It is now six years since Warren Buffett wrote his famous description of derivatives as ‘financial weapons of mass destruction’ – a phrase that is now quoted left, right an centre. It comes from his summary of his company’s investment strategy:
We try to be alert to any sort of megacatastrophe risk, and that posture may make us unduly apprehensive about the burgeoning quantities of long-term derivatives contracts and the massive amount of uncollateralized receivables that are growing alongside. In our view, however, derivatives are financial weapons of mass destruction, carrying dangers that, while now latent, are potentially lethal (Berkshire Hathaway, Annual Report, 2002: 16).
By and large, this is all you ever read about Buffett famous words – a splendidly resonant phrase. But after a quarter of a century in serious research, I have found that there’s nothing quite like going back to the source. So if you read the report in full (come on, it’s only 78 pages, well written and strangely human for a business document – I rather like the author), you will find an astonishing critique of contemporary business practices, especially among the investment houses. Here are a few of his more striking words from 2002:
Despite three years of falling prices, which have significantly improved the attractiveness of common stocks, we still find very few that even mildly interest us. That dismal fact is testimony to the insanity of valuations reached during The Great Bubble. Unfortunately, the hangover may prove to be proportional to the binge… (pp.15-16)
Accountability and stewardship withered in the last decade, becoming qualities deemed of little importance by those caught up in the Great Bubble. As stock prices went up, the behavioral norms of managers went down. By the late ’90s, as a result, CEOs who traveled the high road did not encounter heavy traffic.
Most CEOs, it should be noted, are men and women you would be happy to have as trustees for your children’s assets or as next-door neighbors. Too many of these people, however, have in recent years behaved badly at the office, fudging numbers and drawing obscene pay for mediocre business achievements. These otherwise decent people simply followed the career path of Mae West: “I was Snow White but I drifted.”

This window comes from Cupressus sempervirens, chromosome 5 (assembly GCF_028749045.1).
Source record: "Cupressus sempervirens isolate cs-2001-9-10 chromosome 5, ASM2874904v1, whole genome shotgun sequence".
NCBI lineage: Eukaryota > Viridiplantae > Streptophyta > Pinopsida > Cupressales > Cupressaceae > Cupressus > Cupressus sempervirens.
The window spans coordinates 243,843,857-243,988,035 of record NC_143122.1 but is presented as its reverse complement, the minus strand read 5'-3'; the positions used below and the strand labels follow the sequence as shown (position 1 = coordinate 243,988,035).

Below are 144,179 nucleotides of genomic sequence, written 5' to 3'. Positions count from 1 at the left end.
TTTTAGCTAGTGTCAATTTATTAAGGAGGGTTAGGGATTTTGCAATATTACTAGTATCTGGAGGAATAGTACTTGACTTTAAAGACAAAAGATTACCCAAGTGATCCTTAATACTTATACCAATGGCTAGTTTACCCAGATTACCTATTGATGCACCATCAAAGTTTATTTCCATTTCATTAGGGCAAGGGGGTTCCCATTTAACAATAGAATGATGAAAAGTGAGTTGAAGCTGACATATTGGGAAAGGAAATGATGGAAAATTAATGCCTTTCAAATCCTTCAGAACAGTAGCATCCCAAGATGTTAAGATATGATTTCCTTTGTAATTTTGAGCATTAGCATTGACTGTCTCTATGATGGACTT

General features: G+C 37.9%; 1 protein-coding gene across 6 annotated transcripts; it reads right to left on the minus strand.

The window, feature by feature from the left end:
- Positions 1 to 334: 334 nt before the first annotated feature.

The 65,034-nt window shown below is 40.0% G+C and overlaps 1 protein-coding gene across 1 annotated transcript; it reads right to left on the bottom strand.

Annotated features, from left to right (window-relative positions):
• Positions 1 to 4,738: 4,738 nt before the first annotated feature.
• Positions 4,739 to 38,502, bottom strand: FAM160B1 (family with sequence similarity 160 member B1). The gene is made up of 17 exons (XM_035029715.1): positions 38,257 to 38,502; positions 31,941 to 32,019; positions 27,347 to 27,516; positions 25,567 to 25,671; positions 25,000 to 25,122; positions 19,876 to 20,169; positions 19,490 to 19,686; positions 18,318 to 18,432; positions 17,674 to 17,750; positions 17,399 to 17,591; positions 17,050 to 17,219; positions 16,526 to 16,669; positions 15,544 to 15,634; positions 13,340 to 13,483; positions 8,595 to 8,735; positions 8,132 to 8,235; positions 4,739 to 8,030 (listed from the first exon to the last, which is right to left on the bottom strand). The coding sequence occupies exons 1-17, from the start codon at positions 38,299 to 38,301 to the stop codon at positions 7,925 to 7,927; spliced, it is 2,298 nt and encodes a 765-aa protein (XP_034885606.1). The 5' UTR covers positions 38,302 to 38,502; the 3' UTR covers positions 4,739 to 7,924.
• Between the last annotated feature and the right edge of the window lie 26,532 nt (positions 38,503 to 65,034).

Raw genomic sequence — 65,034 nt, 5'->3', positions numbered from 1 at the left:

In theory, corporate boards should have prevented this deterioration of conduct. I last wrote about the responsibilities of directors in the 1993 annual report… There, I said that “If able but greedy managers overreach and try to dip too deeply into the shareholders’ pockets, directors must slap their hands.” Since I wrote that, over-reaching has become common but few hands have been slapped. (p.16)
This is followed by a severe critique of allegedly ‘independent’ directors (p.18-20), of whom he declares that ‘their record has been absolutely pathetic’ (p.18), and an insistence that most investment managers perform at a mediocre level (a claim that research bears out fully) but over-paid. Perhaps most strikingly of all are Buffett’s business principle no.7 – ‘We will reject interesting opportunities rather than over-leverage our balance sheet’ (p.70). His preference for a fair price over a high one (p.72) and his attachment to ‘intrinsic value’ (p.73) are pretty striking too.
Unfortunately, having captured the effects exactly, Buffett get the causes quite wrong. He insists that the main cause of this is the difficulty of asking for a mediocre CEO to be fired when you are a member of the same little club, ‘the board’. In other words, the problem is essentially one of good manners.
Well, at least he isn’t going on about personal greed exclusively. Like greed and irresponsibility, weak governance and social constraints do indeed prevent decisive action from being taken. But if the present situation – not to mention to repeated mis-selling scandals – makes perfectly clear is that problem is actually systematic – and that the ‘system’ at fault is market capitalism itself.
Or rather, it is not market capitalism, because another thing these scandals and crises have made clear is that few contemporary ‘markets’ are any such thing. Rather, it is capitalism as such, which if not regulated and, where appropriate, directed and firmly controlled, simply demands the maximisation of profit by whatever means possible. It may help in such circumstances to have a lot of greedy people running the show – people how can be relied upon to maximise their own returns. But as the behaviour of the companies themselves has demonstrated time and time again, this is quite in line with the company board’s own goals.
Perhaps it is worth recalling another major scandal of recent years – the fall of Enron, Global Crossing, Worldcom and above all Arthur Andersen. Perhaps it is an urban myth, but I distinctly recall hearing that the most common response of many figures in the City to their tame Andersen partner was ‘Why didn’t you do that for us?’
This crisis is not about greed or poor internal governance. This is the normal operations of capitalism when it gets to decide its own rules. We would do extremely well not to forget this – and, if necessary, consider alternative arrangements.